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  41. Thomas Wägenbaur (1993). The Moment: A History, Typology, and Theory of the Moment in Philosophy and Literatur[E]. P. Lang.
    The historical and typological failure to represent in writing the phenomenon of the moment--light, wonder, love, unity, god, etc.--has repeatedly turned into the success of performance: writing. An examination of the various textualizations of the moment reveals it as a signifier that empties itself of the meaning it is supposed to signify, while instead it generates ever new meaning. Therefore the historical and typological textualizations of the moment of epiphany, dialectical change, recollection, deferral, etc., must be read as a genealogy (...)
     
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  42.  6
    Barrett J. Mandel (1980). Truth and Reality in the Life of St. Teresa. Renascence 32 (3):131-145.
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  43.  1
    Ruth Ronen (1995). Possible Worlds in Literary Theory. Journal of Aesthetics and Art Criticism 53 (4):449-450.
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  44. Leslie Stevenson (2015). Atonement in Theology and Literature. Philosophy and Literature 39 (1):47-63.
    The words “atone” and “atonement,” if employed at all in these days of somewhat loose morals, tend to refer to an action to make up for some misdeed. One realizes that what one did was wrong, and one may “repent” or at least feel regret, so that apology, perhaps restitution, is appropriate; maybe even some sort of “penance”, i.e., a task or sacrifice to show the reality of one’s regret. There is a related meaning listed in the Oxford English (...)
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  45. Laura Inez Deavenport Barge (2009). Exploring Worldviews in Literature: From William Wordsworth to Edward Albee. Abilene Christian University Press.
    Numinous spaces in British literature from William Wordsworth to Samuel Beckett -- Jesus figures in American literature from Ralph Waldo Emerson to Edward Albee -- Using Bakhtin's definitions to discover ethical voices in Solzhenitsyn and Tolstoy -- René Girard's categories of scapegoats in literature of the American South -- Hopkins's metaphysics of nature as sacred disclosure -- The book of job as mirrored in Hopkins's metaphysics -- Beckett's mythos of the absence of God.
     
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  46.  35
    Frederik Stjernfelt (2003). The Ontology of Espionage in Reality and Fiction. Sign Systems Studies 31 (1):133-161.
    A basic form of iconicity in literature is the correspondence between basic conceptual schemata in literary semantics on the one hand and in factual treatments on the other. The semantics of a subject like espionage is argued to be dependent on the ontology of the field in question, with reference to the English philosopher Barry Smith’s “fallibilistic apriorism”. This article outlines such an ontology, on the basis of A. J. Greimas’s semiotics and Carl Schmitt’s philosophy of state, claiming that (...)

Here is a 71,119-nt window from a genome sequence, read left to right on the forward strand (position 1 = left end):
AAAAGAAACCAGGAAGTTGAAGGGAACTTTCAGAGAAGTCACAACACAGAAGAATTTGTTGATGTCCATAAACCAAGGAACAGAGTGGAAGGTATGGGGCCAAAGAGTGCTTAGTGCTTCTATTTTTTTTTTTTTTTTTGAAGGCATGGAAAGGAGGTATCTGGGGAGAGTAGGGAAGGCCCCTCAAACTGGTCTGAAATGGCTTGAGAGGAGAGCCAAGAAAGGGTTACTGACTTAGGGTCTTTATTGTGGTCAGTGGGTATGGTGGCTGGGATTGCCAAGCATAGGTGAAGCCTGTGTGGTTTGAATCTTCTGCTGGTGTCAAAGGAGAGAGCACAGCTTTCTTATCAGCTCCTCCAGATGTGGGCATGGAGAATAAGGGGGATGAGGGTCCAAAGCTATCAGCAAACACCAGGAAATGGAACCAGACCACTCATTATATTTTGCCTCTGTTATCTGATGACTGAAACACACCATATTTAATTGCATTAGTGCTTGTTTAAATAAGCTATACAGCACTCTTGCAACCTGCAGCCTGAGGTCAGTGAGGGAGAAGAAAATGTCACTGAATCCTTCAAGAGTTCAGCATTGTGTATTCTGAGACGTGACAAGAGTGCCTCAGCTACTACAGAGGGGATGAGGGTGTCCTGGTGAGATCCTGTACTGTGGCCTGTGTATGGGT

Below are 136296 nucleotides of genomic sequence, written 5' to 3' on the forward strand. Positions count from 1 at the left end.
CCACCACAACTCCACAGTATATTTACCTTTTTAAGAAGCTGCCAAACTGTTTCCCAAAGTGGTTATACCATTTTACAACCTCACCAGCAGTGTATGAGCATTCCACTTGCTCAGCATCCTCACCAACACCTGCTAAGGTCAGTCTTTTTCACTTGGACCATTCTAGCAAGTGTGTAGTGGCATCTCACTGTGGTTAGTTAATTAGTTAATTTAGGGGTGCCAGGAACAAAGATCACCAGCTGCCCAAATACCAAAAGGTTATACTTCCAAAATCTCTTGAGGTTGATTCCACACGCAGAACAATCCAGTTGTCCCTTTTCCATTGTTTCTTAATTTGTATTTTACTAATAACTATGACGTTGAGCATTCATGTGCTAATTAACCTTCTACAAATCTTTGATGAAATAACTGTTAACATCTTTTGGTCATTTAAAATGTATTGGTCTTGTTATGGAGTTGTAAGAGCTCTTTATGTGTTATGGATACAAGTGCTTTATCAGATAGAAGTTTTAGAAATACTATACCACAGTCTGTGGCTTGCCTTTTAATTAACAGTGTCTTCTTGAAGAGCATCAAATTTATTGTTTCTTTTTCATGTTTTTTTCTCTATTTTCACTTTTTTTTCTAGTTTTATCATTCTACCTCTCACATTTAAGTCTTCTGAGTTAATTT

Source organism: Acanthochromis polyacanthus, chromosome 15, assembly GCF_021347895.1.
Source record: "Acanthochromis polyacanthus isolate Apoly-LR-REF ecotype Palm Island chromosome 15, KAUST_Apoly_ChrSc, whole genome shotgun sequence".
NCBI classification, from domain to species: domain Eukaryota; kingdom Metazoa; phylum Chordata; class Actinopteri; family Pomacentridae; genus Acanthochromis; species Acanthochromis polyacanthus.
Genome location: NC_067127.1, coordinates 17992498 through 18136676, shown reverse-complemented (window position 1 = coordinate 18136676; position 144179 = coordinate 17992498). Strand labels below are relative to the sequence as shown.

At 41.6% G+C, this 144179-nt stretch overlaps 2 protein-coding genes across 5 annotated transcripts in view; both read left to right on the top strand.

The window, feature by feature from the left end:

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  47. Graham Parkes (1982). Imagination and Reality in "to the Lighthouse". Philosophy and Literature 6 (1/2):33.
     
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  48. Graham Parkes (1982). Imagining Reality in To the Lighthouse. Philosophy and Literature 6 (1-2):33-44.
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  49.  22
    Nigel Gibson (2005). The Limits of Black Political Empowerment: Fanon, Marx, 'the Poors' and the 'New Reality of the Nation' in South Africa. Theoria 44 (107):89-118.
    In an earlier paper, written in reaction to those who argued that the African National Congress (ANC) had no alternative but to implement neoliberal economic policies in the context of the 'Washington Consensus', I discussed the strategic choices and ideological pitfalls of the 'political class' who took over state power in South Africa after the end of apartheid and implemented its own homegrown structural adjustment programme (Gibson 2001). Much of this transition has been scripted by political science 'transition literature' (...)
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  50.  1
    Margaret A. Winker (2006). Race and Ethnicity in Medical Research: Requirements Meet Reality. Journal of Law, Medicine & Ethics 34 (3):520-525.
    Race and ethnicity are commonly reported variables in biomedical research, but how they were determined is often not described and the rationale for analyzing them is often not provided. JAMA improved the reporting of these factors by implementing a policy and procedure. However, still lacking are careful consideration of what is actually being measured when race/ethnicity is described, consistent terminology, hypothesis-driven justification for analyzing race/ethnicity, and a consistent and generalizable measurement of socioeconomic status. Furthermore, some studies continue to use race/ethnicity (...)